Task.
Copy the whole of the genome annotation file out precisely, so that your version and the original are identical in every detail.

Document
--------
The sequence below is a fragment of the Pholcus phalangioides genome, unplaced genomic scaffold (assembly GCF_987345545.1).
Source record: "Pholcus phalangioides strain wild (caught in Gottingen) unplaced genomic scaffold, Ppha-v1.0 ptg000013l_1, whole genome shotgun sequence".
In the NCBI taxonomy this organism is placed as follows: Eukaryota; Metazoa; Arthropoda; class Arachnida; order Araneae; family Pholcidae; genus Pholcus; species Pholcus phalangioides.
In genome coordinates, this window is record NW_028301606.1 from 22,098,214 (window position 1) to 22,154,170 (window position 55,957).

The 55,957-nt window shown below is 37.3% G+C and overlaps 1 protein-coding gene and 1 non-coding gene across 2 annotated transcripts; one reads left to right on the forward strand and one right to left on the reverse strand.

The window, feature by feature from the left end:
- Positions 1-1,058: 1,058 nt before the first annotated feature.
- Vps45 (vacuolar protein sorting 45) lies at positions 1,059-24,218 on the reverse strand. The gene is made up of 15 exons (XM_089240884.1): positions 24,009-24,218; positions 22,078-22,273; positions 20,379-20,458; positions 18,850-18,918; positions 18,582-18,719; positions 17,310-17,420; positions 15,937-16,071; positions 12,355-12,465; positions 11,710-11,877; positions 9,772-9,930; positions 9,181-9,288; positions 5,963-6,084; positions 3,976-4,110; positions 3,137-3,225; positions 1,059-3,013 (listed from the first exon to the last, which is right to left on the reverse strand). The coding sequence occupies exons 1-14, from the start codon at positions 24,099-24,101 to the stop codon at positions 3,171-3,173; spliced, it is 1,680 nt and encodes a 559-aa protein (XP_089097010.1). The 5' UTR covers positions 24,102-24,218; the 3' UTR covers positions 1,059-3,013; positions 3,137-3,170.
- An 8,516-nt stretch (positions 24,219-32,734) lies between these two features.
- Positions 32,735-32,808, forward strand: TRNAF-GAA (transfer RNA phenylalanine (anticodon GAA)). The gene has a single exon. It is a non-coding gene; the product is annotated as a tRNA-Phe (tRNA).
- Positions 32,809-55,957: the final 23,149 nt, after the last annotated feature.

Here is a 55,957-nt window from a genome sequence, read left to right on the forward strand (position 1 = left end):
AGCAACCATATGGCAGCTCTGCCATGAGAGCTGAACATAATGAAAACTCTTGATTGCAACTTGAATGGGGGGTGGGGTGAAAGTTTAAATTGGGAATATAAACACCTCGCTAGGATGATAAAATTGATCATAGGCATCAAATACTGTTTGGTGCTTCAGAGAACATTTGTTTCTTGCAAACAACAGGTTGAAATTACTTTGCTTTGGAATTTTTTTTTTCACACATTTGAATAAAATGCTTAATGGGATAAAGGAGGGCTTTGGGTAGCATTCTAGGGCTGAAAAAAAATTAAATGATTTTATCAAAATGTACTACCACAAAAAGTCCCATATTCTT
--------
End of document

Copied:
The sequence below is a fragment of the Pholcus phalangioides genome, unplaced genomic scaffold (assembly GCF_987345545.1).
Source record: "Pholcus phalangioides strain wild (caught in Gottingen) unplaced genomic scaffold, Ppha-v1.0 ptg000013l_1, whole genome shotgun sequence".
In the NCBI taxonomy this organism is placed as follows: Eukaryota; Metazoa; Arthropoda; class Arachnida; order Araneae; family Pholcidae; genus Pholcus; species Pholcus phalangioides.
In genome coordinates, this window is record NW_028301606.1 from 22,098,214 (window position 1) to 22,154,170 (window position 55,957).

The 55,957-nt window shown below is 37.3% G+C and overlaps 1 protein-coding gene and 1 non-coding gene across 2 annotated transcripts; one reads left to right on the forward strand and one right to left on the reverse strand.

The window, feature by feature from the left end:
- Positions 1-1,058: 1,058 nt before the first annotated feature.
- Vps45 (vacuolar protein sorting 45) lies at positions 1,059-24,218 on the reverse strand. The gene is made up of 15 exons (XM_089240884.1): positions 24,009-24,218; positions 22,078-22,273; positions 20,379-20,458; positions 18,850-18,918; positions 18,582-18,719; positions 17,310-17,420; positions 15,937-16,071; positions 12,355-12,465; positions 11,710-11,877; positions 9,772-9,930; positions 9,181-9,288; positions 5,963-6,084; positions 3,976-4,110; positions 3,137-3,225; positions 1,059-3,013 (listed from the first exon to the last, which is right to left on the reverse strand). The coding sequence occupies exons 1-14, from the start codon at positions 24,099-24,101 to the stop codon at positions 3,171-3,173; spliced, it is 1,680 nt and encodes a 559-aa protein (XP_089097010.1). The 5' UTR covers positions 24,102-24,218; the 3' UTR covers positions 1,059-3,013; positions 3,137-3,170.
- An 8,516-nt stretch (positions 24,219-32,734) lies between these two features.
- Positions 32,735-32,808, forward strand: TRNAF-GAA (transfer RNA phenylalanine (anticodon GAA)). The gene has a single exon. It is a non-coding gene; the product is annotated as a tRNA-Phe (tRNA).
- Positions 32,809-55,957: the final 23,149 nt, after the last annotated feature.

Here is a 55,957-nt window from a genome sequence, read left to right on the forward strand (position 1 = left end):
AGCAACCATATGGCAGCTCTGCCATGAGAGCTGAACATAATGAAAACTCTTGATTGCAACTTGAATGGGGGGTGGGGTGAAAGTTTAAATTGGGAATATAAACACCTCGCTAGGATGATAAAATTGATCATAGGCATCAAATACTGTTTGGTGCTTCAGAGAACATTTGTTTCTTGCAAACAACAGGTTGAAATTACTTTGCTTTGGAATTTTTTTTTTCACACATTTGAATAAAATGCTTAATGGGATAAAGGAGGGCTTTGGGTAGCATTCTAGGGCTGAAAAAAAATTAAATGATTTTATCAAAATGTACTACCACAAAAAGTCCCATATTCTT